Rancher Profile: Robbie LeValley – Colorado PLC

Colorado PLC is the leader in public lands grazing advocacy.

From writing comments on all issues related to public lands and wildlife to communicating directly with Colorado permittees on specific permit-related issues, we strive to be the conduit for information and go-to problem-solvers in the state.  

The Colorado Public Lands Council (CPLC) is comprised of three cattle permittees including Al Heaton, Chase Roeber and Robbie LeValley, and Ernie Etchart as our sole sheep permittee. We receive significant assistance and support from both the Colorado Cattlemen’s Association (CCA) and the Colorado Wool Growers Association, which are led by Erin Karney and Bonnie Brown. We take a full-industry approach to representation of federal grazing permittees and believe it’s incredibly important to ensure that CPLC’s work is representative of all Colorado permittees. We also focus on ensuring permittees have the tools they need to be in the best possible position with the agencies. We continuously remind all public land permittees that CCA and CPLC have secured an updated Cooperative Monitoring MOU with the U.S. Forest Service and Bureau of Land Management, which requires that rangeland monitoring collected by permittees must be accepted by the two agencies. This year, we’ve also fielded numerous questions regarding the BLM Conservation Leasing and Land Health Rulemaking, as well as partnered with the Colorado Department of Agriculture to add substantive comments to numerous agency NEPA documents.  

It’s no secret Colorado is a huge destination for anyone who loves the outdoors.

CPLC hosted a field trip with USFS Region 2 leadership to evaluate the recreational impacts on grazing allotments and to emphasize that livestock grazing cannot continue to be the mitigation tool for landscape impacts. During this trip, there were increased commitments made by USFS to CPLC that there would be thorough communication when recreational tools are implemented across the state, as well as to meet at least twice a year to understand ongoing issues and the impacts the grazing has on public lands. There was also a statement made by the Fish and Wildlife Service that livestock grazing is not a hindrance to sage grouse. This affirmation by a public agency shows that the work CPLC does is effective and has an impact on federal agencies within the state.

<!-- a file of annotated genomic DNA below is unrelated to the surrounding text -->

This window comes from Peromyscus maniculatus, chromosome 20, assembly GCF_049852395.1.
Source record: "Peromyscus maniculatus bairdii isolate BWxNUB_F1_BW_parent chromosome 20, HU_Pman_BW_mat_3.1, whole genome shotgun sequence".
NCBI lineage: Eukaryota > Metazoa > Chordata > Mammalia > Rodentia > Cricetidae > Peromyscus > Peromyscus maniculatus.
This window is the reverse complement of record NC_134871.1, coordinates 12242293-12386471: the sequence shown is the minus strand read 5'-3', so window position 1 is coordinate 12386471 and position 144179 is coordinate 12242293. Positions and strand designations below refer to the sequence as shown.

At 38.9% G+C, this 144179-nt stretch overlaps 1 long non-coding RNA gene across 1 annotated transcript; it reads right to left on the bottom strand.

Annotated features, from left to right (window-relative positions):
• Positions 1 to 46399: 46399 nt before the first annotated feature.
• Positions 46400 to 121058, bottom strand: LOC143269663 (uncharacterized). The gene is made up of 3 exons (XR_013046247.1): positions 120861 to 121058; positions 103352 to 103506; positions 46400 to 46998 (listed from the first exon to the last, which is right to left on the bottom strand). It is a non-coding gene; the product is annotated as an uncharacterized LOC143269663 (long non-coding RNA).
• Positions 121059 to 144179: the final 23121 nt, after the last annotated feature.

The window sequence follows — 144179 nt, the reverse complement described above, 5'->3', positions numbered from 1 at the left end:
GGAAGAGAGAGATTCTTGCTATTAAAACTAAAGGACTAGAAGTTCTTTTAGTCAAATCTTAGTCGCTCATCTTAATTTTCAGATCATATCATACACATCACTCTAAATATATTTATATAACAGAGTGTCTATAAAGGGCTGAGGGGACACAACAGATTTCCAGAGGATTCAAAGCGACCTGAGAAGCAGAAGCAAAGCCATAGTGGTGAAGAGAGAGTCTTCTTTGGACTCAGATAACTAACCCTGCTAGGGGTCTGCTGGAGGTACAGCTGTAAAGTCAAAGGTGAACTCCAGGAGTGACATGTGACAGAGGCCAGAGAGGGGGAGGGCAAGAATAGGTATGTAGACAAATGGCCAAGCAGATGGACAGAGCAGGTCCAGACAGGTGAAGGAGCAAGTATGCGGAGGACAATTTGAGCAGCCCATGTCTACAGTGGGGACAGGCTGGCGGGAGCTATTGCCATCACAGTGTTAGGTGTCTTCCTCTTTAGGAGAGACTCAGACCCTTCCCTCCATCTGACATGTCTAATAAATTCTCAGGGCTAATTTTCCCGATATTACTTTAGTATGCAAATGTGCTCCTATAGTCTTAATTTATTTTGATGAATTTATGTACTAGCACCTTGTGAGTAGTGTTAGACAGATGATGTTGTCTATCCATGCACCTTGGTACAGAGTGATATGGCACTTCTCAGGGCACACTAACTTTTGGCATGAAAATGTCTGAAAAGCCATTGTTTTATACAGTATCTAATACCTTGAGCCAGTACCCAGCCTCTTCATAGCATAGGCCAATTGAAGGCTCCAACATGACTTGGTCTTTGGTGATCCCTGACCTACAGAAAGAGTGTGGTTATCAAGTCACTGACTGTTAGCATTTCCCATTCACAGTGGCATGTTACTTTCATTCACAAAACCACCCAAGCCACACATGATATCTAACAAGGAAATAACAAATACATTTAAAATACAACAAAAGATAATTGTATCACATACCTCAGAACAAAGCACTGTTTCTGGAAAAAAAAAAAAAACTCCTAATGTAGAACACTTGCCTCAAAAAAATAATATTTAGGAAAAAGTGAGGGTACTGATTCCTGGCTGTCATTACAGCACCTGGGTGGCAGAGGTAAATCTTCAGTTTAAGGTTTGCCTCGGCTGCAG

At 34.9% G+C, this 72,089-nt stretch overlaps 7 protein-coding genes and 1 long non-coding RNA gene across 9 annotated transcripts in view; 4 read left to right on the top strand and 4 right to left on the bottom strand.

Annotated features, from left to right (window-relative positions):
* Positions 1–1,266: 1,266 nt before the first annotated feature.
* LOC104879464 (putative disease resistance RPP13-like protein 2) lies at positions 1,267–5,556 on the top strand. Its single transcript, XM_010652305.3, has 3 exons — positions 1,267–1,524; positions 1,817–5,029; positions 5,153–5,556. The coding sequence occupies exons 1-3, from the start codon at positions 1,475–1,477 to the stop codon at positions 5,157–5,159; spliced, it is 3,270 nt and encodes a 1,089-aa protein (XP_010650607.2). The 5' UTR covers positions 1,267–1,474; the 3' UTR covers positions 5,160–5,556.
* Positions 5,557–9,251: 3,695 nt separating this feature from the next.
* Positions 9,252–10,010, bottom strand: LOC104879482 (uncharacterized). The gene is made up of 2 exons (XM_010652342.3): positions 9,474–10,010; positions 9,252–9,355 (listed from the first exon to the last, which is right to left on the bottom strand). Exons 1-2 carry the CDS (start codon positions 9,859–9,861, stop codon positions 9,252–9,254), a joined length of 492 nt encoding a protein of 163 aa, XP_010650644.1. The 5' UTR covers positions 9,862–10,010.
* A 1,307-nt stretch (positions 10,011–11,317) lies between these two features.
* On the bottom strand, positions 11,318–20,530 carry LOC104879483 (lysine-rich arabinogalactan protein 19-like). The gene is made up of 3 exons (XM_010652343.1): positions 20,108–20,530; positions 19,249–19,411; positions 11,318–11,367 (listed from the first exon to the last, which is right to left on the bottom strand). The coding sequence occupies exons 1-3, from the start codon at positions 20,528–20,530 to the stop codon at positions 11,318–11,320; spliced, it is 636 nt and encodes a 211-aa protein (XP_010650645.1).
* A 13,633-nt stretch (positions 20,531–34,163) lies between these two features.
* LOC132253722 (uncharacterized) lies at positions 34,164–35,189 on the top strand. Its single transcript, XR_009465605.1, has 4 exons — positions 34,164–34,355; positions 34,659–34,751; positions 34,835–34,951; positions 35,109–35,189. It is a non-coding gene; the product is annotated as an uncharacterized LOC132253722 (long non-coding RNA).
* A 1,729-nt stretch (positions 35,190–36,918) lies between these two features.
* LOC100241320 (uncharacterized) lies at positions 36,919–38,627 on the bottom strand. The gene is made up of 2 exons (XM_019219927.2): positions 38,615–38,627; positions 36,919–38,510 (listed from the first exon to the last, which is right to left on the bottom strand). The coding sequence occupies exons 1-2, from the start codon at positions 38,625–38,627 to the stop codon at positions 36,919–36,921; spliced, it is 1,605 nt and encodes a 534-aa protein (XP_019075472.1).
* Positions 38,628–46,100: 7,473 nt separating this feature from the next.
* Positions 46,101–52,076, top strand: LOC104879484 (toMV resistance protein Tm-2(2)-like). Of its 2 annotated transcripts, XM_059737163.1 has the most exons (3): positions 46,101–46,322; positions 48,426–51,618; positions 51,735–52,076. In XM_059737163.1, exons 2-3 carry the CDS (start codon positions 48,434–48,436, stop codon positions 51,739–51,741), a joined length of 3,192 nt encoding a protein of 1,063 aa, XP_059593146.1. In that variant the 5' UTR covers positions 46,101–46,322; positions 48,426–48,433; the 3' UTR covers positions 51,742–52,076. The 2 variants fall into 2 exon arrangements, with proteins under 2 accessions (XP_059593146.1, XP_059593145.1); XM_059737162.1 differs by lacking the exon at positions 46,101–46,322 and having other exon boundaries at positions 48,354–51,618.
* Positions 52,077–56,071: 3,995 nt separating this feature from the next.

Additionally, CPLC held two in person meetings with the Colorado BLM state office leadership team to discuss specific allotment and policy issues including landscape health, bighorn and domestic sheep, rangeland conflicts, monitoring messaging and staffing.   

CPLC partners with CCA to fund legal representation on the USFWS 10(j) rulemaking process and developed comments for members to use, modify, and submit. Colorado PLC sits on the Colorado State University Ag Next Committee, which helps secure research dollars to evaluate carbon storage and active grazing landscapes. The information secured through this effort has been used by several public land agencies to address climate change.   

Comments are closed.